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If you have a criminal record, you probably tend to experience regret for your past actions. Do you ever wish that you could go back in time and never commit the act in the first place? Were you a teenager going through a rough time, with few options and zero positive influences in your life? Did you just make one bad choice that has now come to define your entire adult life? Record sealing and expungement might be a solution so that you no longer need to dwell on your past criminal offenses.

When you go through the process of record sealing or expungement, your criminal record essentially disappears. While federal, state, and other law enforcement agencies can still access your record after it is sealed, the public usually cannot. This means that your wish to go back and change your criminal record can really come true. You have a much better chance of getting those jobs you applied for, a better loan rate on the house you have been eyeing, and even a chance to adopt a child. While this might seem too good to be true, if you meet the right criteria and have the help of an expungement attorney, this can be your reality.

The Law Office of Lisa Pelosi specializes in expungement law and other criminal defense litigation, and we have developed this resource so you can see if you are a good candidate for record sealing. Below are the factors that courts consider when someone files for expungement.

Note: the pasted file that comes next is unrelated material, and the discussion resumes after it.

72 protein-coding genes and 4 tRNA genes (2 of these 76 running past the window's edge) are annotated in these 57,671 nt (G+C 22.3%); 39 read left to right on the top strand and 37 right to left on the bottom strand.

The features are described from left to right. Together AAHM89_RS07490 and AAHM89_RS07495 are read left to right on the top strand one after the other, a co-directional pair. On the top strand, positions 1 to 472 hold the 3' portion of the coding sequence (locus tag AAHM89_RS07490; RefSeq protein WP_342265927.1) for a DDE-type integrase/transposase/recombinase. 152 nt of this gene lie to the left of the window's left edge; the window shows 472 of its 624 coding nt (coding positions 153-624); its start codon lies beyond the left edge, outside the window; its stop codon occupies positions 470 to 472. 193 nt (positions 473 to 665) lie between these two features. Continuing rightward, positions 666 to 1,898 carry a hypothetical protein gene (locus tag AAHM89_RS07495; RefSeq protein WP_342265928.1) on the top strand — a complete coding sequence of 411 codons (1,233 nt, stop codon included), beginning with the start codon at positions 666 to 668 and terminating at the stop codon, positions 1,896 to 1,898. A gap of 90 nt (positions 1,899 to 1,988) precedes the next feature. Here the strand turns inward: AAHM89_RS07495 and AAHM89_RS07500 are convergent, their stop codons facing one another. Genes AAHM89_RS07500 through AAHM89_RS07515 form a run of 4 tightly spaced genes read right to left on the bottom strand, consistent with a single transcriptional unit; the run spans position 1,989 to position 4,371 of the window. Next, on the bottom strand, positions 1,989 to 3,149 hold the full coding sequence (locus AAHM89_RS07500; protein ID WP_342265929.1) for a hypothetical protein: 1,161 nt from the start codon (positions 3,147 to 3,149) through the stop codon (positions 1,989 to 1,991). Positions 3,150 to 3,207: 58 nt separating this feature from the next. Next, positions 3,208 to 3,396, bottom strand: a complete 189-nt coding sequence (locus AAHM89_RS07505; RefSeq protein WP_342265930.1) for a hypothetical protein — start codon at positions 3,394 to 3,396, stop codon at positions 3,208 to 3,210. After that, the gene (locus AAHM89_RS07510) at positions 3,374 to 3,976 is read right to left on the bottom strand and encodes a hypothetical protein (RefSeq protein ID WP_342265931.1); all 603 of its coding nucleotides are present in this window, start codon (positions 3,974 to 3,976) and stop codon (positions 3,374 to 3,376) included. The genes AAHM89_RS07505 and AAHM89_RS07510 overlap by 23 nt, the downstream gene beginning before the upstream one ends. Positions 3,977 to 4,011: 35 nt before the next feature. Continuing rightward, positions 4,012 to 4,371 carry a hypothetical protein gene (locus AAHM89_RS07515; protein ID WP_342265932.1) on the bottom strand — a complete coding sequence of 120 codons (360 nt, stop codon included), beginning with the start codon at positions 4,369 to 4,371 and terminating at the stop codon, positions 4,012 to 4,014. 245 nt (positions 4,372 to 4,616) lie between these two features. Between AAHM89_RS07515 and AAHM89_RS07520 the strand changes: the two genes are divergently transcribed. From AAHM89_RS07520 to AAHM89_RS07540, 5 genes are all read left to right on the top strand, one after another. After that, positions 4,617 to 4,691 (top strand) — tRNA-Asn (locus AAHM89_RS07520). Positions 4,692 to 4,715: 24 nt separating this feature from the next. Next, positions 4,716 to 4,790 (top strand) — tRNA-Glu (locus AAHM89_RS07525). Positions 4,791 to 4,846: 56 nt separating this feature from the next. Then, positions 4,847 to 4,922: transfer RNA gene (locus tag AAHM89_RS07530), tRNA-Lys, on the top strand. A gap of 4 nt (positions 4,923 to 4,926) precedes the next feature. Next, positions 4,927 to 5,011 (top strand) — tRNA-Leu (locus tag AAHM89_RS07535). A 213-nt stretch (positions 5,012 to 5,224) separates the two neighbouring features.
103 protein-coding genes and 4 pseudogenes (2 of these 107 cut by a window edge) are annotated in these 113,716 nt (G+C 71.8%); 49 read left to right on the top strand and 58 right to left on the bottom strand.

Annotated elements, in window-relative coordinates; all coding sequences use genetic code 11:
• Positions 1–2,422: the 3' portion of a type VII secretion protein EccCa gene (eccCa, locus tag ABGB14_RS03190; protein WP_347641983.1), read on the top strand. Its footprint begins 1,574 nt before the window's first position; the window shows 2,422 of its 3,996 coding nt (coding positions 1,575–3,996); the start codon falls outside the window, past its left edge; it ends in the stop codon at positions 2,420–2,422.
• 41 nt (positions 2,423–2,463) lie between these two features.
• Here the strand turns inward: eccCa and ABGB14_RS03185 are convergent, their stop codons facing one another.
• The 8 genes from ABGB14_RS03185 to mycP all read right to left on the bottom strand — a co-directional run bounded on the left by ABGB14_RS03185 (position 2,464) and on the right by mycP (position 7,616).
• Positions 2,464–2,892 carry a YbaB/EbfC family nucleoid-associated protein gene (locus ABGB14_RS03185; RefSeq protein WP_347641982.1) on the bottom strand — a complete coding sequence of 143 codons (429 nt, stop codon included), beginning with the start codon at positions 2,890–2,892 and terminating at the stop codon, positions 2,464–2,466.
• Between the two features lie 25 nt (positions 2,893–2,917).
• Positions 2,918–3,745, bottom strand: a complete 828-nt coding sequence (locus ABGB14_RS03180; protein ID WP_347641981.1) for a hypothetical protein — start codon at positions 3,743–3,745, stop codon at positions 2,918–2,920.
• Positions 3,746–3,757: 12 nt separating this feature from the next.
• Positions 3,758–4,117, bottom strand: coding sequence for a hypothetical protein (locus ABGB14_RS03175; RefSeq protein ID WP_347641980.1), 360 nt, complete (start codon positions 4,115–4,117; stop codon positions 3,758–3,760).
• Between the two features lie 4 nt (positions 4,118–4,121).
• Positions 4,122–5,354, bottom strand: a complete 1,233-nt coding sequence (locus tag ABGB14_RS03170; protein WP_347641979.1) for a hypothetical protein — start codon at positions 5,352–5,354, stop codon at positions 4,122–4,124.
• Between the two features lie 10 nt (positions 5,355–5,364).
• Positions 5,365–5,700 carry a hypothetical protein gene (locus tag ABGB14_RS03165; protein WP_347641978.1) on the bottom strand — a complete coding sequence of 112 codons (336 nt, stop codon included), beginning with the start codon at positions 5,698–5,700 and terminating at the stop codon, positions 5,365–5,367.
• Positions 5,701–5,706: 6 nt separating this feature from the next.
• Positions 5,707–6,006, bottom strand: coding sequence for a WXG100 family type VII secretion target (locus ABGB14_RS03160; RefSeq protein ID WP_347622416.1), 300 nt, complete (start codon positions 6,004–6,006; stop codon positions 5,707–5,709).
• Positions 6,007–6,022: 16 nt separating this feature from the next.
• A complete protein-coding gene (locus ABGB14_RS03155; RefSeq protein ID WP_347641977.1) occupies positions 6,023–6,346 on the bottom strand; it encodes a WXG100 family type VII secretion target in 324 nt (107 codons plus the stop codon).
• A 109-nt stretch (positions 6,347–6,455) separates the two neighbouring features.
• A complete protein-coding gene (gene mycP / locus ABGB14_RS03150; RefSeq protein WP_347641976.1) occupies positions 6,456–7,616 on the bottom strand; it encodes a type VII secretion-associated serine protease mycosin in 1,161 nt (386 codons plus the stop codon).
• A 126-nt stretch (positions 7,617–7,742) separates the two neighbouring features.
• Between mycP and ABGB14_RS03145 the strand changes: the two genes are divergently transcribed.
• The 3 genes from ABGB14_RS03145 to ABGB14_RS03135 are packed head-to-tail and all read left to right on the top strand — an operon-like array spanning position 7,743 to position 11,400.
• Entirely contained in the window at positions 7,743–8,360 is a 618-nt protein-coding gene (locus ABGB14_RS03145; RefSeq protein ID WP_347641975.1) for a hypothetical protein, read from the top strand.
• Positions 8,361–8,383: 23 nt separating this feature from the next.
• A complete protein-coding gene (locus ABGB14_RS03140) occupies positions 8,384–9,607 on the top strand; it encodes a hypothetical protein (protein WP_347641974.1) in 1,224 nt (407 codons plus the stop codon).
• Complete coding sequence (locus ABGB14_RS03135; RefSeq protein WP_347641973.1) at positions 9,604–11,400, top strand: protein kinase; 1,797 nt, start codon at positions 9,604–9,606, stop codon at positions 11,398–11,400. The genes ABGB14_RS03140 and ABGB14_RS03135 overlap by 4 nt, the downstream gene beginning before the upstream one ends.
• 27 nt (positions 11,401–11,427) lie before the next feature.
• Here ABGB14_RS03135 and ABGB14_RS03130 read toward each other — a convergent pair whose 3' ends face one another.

Age at conviction time

If you were a minor when you were convicted of a crime, you have a higher chance of being granted expungement. This does not mean that you cannot seal your record if you developed a criminal record as an adult, but rather that your case might be more harshly scrutinized.

Type of conviction

Depending on the state, you can get criminal records expunged more easily depending on the severity of the crime committed. For most first-time drug offenses, you can qualify for expungement after completing a court-ordered drug or alcohol treatment program. Misdemeanor crimes also have a higher likelihood of getting expunged. If you have any sex offenses on your record, expungement is typically much more difficult. If you have any questions about your specific criminal record, call the Law Office of Lisa Pelosi for a free consultation.

Current record

If you have only committed one offense and have completed the court-ordered requirements, you are more likely to have your record expunged. The likelihood of expungement drops considerably if you have multiple offenses on your criminal record.

With more than 30 years of experience as a criminal defense attorney in New York, attorney Lisa Pelosi can help you navigate your expungement proceeding. Call today for a free consultation, and we can help you determine whether you might qualify for record sealing. We have seen the power that record sealing has when it comes to improving quality of life for our clients and their families, so you should certainly see if expungement might be an option for your criminal history.